The boat to beat? Det ryktas att Christian Plump kommer med en helt ny optimerad ORCi-racer från Judel/Vrolijk, men i anmälningslistan står han med en Evento 46. Just nu följande båtar anmälda:
- Destin Landmark 43 Kandahl, Tore
- Ille Moro Bavaria 42 Match Daae, Ludvig
- Silva.Hispaniola Evento 42 Schmidt, Pit
- Norsteam Farr 40
- Beluga Sailing Team Evento 46 Plump, Christian
- Gertrud IMX 40 Having, Lena
Nedan är en artikel av Dobbs Davies som publicerades i senaste Seahorse. Inte ofta vi har västkustbåtar med där?
Online entries open for ORCi European Championship
The Royal Norwegian Yacht Club (Kongelig Norsk Seilforening – KNS) is honoured to host the 2011 ORCi European Championship, with the event to be held on the island of Hankø, in the Oslo fjord, over 6-13 August 2011.
KNS was founded in 1883, has more than 4,000 members, mainly located in the Oslo area, and is by far the largest yacht club in Norway. The clubs cooperating with KNS for this event are Fredrikstad Yacht Club (FYC) for race management and Hankø Yacht Club (HYC) as the land base and social arena. Hankø has been the main venue for international regattas in Norway for the last one hundred years, and HYC was founded by sailors from KNS 50 years ago with the aim to attract international sailing at what they considered to be one of the best race courses in the world.
“We are really excited about inviting sailors from both the Baltic region and throughout Europe to come to Hanko and enjoy some great racing,” says Thomas Nilsson, Chairman on the Norwegian Offshore Racing Club. “The quality of the venue, the level of competition, and the sailing conditions here in August will be superb. We expect this to be a premier event for the season, and look forward to crowning a new ORC European champion.”
The Notice of Race and online entry form has recently been opened at the event website, with crew lists also uploaded here as well. If paper forms are preferred, then these can be downloaded in the Documents section and submitted.
Among the 30-40 entries expected by Nilsson is the reigning ORCi World Champion Christian Plump and his team from Germany, who will be sailing his brand-new Judel/Vrolijk-designed 42-footer designed specially for the ORC International rule. This design will be fresh from the builder in Poland and likely making its competitive debut at the event.
Another entry putting in some major preparations for this event is Feelgood, Martin Nilsson’s new Salona 37 IBC, being managed by Henrik Ottosson of North Sails Sweden. Ottosson explained this year’s campaign started over 3 years ago and is focused on optimizing the light air performance of the boat through weight placement and sail selection. Photo: Stefan Blom.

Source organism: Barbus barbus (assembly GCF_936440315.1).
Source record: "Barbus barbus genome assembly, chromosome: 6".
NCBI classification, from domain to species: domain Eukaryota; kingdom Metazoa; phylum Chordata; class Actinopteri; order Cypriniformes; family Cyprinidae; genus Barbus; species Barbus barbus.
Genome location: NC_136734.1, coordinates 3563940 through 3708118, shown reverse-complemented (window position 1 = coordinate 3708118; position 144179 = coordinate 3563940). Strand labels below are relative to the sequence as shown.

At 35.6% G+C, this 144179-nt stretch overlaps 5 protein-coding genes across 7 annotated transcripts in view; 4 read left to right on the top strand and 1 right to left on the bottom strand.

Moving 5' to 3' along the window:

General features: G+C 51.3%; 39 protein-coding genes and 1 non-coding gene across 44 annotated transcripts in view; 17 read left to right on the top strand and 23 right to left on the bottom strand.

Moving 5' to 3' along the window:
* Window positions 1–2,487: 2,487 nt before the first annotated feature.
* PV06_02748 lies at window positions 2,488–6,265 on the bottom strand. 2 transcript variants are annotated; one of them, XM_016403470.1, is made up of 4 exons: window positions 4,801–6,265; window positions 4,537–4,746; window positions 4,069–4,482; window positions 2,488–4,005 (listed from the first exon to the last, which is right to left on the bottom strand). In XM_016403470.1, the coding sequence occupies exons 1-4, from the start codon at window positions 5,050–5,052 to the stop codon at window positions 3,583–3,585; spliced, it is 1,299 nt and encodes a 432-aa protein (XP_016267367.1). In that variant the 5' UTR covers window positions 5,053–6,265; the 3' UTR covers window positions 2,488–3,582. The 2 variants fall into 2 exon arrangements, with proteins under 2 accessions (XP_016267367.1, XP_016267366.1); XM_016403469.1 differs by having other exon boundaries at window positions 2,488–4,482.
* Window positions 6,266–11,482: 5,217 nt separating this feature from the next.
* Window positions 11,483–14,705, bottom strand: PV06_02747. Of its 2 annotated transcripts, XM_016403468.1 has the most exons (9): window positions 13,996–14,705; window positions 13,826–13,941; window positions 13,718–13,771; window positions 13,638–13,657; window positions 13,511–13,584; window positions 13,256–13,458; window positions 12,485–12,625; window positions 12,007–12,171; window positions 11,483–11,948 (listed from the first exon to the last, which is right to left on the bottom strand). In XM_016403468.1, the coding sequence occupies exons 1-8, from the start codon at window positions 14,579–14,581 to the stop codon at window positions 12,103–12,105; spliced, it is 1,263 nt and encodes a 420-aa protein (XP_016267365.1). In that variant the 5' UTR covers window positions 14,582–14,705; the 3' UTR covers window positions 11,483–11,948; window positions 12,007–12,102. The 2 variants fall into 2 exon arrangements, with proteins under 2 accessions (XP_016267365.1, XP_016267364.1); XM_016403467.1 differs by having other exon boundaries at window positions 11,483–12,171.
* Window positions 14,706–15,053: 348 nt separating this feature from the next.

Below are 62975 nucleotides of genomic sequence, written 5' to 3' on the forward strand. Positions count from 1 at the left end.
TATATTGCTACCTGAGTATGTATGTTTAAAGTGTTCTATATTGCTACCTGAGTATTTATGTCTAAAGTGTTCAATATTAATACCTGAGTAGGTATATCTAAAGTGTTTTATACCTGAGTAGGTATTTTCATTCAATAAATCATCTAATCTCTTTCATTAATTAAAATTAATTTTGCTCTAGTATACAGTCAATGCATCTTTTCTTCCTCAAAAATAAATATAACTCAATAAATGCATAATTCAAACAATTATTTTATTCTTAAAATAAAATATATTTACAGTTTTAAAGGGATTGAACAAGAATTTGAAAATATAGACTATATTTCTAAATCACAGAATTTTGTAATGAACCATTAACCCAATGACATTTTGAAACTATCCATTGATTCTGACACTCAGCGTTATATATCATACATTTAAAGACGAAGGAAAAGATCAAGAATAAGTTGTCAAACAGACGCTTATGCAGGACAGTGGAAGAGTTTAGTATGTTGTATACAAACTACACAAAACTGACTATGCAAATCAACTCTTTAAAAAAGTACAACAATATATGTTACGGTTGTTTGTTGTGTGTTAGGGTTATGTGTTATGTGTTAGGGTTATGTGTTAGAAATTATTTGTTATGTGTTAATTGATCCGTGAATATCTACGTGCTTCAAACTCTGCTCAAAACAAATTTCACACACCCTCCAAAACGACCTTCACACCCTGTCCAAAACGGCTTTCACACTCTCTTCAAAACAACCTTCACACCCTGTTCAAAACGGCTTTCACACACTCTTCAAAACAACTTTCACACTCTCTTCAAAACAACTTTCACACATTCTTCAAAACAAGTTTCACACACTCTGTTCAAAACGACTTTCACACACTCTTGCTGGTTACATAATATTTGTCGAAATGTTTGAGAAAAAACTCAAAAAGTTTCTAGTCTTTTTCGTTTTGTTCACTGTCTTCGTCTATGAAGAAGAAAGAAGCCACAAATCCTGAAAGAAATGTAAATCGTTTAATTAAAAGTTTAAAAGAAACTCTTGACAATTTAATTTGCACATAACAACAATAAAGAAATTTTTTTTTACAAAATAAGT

“The new Salona was delivered late last summer and is 500 kg lighter than the old boat, with water and fuel tanks centered more in the middle of the boat,” he says. “As for sails, we felt that under certain conditions it had been difficult to match the top boats, but now with a faster rating (lower GPH) we can use four downwind sails instead of just three. So, we’ve extended the wardrobe to include a new Code 2 a-sail hung on a 600 mm external carbon bowsprit, in addition to the symmetrical runner and asymmetric A1 and A3 kites.”
Ottosson says the Gothenburg-based team will be racing both locally and on Faerder Seilasen in Oslo and in the Round Gotland Race in Stockholm. But much time will also be put into sail testing and evaluation, with use of the Expedition performance software to use when it comes time to race offshore.
The Feelgood team has also been active in evaluating their different configurations for ORC with use of the ORC Manager software and the Sailor Services tool for running test certificates.
“My image of ORCi is that it is a very good rule that works well,” says Ottosson, “even if it is obviously difficult to fair results if the boats are too different in size and the conditions change in the long distance races. In the current situation it is difficult to “fool “the rule with different configurations, but in my opinion, it is best to ensure that the boat has the best all-round qualities as possible. Many people pay too much attention to the GPH rating instead of the boat’s performance in various wind speeds, and I think it is absolutely essential that you don´t use just the GPH numbers when racing at the ORCi championship level.”
For more information on the ORCi European Championship, visit the event website.